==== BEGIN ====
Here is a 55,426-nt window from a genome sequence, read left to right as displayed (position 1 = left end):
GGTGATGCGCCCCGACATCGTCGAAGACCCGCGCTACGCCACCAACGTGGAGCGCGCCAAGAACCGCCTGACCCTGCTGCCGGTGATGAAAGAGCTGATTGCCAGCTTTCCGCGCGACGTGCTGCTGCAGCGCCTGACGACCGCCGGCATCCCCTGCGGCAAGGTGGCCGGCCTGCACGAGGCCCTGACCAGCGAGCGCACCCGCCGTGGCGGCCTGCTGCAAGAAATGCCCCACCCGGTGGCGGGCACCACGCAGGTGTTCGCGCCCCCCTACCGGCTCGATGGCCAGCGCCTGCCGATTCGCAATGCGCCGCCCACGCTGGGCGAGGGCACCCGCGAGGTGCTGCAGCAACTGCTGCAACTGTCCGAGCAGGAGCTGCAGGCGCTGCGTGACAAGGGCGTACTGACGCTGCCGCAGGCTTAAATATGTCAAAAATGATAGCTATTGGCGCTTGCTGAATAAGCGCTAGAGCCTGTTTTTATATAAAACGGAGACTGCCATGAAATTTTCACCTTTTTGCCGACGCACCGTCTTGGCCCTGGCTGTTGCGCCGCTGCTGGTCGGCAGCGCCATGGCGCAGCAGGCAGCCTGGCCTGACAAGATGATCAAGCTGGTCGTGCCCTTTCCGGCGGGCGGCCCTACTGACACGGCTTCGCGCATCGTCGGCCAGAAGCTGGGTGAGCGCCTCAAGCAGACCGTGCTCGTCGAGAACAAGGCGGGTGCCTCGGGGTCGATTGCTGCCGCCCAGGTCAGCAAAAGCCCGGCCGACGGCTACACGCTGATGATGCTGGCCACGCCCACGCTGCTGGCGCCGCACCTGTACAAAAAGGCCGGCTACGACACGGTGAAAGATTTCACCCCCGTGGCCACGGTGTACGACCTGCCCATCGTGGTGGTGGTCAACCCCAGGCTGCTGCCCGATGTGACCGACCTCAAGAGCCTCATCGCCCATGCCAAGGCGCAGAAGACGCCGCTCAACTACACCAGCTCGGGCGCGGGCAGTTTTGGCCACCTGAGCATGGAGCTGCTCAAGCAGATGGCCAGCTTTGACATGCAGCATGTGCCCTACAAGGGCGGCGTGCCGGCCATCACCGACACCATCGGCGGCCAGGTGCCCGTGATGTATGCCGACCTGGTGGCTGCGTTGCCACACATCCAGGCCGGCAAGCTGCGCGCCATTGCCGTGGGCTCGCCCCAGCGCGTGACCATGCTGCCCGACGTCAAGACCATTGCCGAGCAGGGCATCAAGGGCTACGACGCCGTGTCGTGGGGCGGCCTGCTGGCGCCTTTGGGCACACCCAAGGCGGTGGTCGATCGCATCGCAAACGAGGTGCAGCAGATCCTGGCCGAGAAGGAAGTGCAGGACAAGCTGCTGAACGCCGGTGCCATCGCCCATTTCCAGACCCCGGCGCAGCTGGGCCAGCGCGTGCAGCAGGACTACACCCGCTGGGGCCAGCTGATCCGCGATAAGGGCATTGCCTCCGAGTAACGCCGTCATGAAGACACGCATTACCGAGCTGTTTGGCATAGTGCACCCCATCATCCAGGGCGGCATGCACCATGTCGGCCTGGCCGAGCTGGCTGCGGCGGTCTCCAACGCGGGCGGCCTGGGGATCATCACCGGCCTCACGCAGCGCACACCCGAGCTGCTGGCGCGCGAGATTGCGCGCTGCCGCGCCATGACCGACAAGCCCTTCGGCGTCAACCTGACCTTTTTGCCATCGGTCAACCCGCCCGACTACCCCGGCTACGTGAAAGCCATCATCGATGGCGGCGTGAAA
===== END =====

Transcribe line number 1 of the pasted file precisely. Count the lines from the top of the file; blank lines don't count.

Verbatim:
Here is a 55,426-nt window from a genome sequence, read left to right as displayed (position 1 = left end):